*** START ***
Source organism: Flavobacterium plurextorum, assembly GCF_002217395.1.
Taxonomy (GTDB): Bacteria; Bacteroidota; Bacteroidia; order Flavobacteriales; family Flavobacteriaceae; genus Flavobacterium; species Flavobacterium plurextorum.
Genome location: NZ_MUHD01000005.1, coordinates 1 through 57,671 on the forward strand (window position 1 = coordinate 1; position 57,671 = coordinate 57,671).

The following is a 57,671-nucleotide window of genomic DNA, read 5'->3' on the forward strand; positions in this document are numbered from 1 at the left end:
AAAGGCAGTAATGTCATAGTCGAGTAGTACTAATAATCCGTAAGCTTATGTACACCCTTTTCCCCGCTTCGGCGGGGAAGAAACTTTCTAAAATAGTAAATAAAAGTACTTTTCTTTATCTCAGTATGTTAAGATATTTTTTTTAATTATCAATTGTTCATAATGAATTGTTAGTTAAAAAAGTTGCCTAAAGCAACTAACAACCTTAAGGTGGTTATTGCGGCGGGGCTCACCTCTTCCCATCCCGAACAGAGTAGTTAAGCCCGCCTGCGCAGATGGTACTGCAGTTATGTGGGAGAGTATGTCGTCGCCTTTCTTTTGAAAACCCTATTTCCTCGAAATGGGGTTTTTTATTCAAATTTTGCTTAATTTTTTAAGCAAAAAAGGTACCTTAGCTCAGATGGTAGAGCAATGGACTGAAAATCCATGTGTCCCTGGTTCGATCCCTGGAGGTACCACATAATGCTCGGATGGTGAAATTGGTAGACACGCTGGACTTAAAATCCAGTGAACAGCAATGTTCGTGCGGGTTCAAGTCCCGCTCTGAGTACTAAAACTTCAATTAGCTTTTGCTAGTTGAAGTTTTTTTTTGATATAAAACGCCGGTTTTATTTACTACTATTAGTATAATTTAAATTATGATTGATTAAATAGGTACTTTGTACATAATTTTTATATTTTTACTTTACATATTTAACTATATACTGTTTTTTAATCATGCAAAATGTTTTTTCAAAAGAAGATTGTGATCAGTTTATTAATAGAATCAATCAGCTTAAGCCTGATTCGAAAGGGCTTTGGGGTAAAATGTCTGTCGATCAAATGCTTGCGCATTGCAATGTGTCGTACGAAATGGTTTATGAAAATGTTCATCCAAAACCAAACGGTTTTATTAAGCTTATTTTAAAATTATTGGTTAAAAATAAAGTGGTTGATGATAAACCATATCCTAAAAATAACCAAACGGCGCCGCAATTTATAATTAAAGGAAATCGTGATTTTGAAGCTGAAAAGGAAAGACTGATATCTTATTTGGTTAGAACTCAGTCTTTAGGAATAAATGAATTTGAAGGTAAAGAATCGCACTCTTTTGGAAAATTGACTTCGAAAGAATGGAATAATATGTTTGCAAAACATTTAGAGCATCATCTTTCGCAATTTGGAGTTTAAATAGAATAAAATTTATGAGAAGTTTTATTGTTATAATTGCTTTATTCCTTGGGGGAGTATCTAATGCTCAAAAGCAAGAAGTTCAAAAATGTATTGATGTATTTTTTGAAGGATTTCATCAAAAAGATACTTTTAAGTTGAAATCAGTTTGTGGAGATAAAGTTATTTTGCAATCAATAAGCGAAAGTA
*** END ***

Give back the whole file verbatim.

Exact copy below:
Source organism: Flavobacterium plurextorum, assembly GCF_002217395.1.
Taxonomy (GTDB): Bacteria; Bacteroidota; Bacteroidia; order Flavobacteriales; family Flavobacteriaceae; genus Flavobacterium; species Flavobacterium plurextorum.
Genome location: NZ_MUHD01000005.1, coordinates 1 through 57,671 on the forward strand (window position 1 = coordinate 1; position 57,671 = coordinate 57,671).

The following is a 57,671-nucleotide window of genomic DNA, read 5'->3' on the forward strand; positions in this document are numbered from 1 at the left end:
AAAGGCAGTAATGTCATAGTCGAGTAGTACTAATAATCCGTAAGCTTATGTACACCCTTTTCCCCGCTTCGGCGGGGAAGAAACTTTCTAAAATAGTAAATAAAAGTACTTTTCTTTATCTCAGTATGTTAAGATATTTTTTTTAATTATCAATTGTTCATAATGAATTGTTAGTTAAAAAAGTTGCCTAAAGCAACTAACAACCTTAAGGTGGTTATTGCGGCGGGGCTCACCTCTTCCCATCCCGAACAGAGTAGTTAAGCCCGCCTGCGCAGATGGTACTGCAGTTATGTGGGAGAGTATGTCGTCGCCTTTCTTTTGAAAACCCTATTTCCTCGAAATGGGGTTTTTTATTCAAATTTTGCTTAATTTTTTAAGCAAAAAAGGTACCTTAGCTCAGATGGTAGAGCAATGGACTGAAAATCCATGTGTCCCTGGTTCGATCCCTGGAGGTACCACATAATGCTCGGATGGTGAAATTGGTAGACACGCTGGACTTAAAATCCAGTGAACAGCAATGTTCGTGCGGGTTCAAGTCCCGCTCTGAGTACTAAAACTTCAATTAGCTTTTGCTAGTTGAAGTTTTTTTTTGATATAAAACGCCGGTTTTATTTACTACTATTAGTATAATTTAAATTATGATTGATTAAATAGGTACTTTGTACATAATTTTTATATTTTTACTTTACATATTTAACTATATACTGTTTTTTAATCATGCAAAATGTTTTTTCAAAAGAAGATTGTGATCAGTTTATTAATAGAATCAATCAGCTTAAGCCTGATTCGAAAGGGCTTTGGGGTAAAATGTCTGTCGATCAAATGCTTGCGCATTGCAATGTGTCGTACGAAATGGTTTATGAAAATGTTCATCCAAAACCAAACGGTTTTATTAAGCTTATTTTAAAATTATTGGTTAAAAATAAAGTGGTTGATGATAAACCATATCCTAAAAATAACCAAACGGCGCCGCAATTTATAATTAAAGGAAATCGTGATTTTGAAGCTGAAAAGGAAAGACTGATATCTTATTTGGTTAGAACTCAGTCTTTAGGAATAAATGAATTTGAAGGTAAAGAATCGCACTCTTTTGGAAAATTGACTTCGAAAGAATGGAATAATATGTTTGCAAAACATTTAGAGCATCATCTTTCGCAATTTGGAGTTTAAATAGAATAAAATTTATGAGAAGTTTTATTGTTATAATTGCTTTATTCCTTGGGGGAGTATCTAATGCTCAAAAGCAAGAAGTTCAAAAATGTATTGATGTATTTTTTGAAGGATTTCATCAAAAAGATACTTTTAAGTTGAAATCAGTTTGTGGAGATAAAGTTATTTTGCAATCAATAAGCGAAAGTA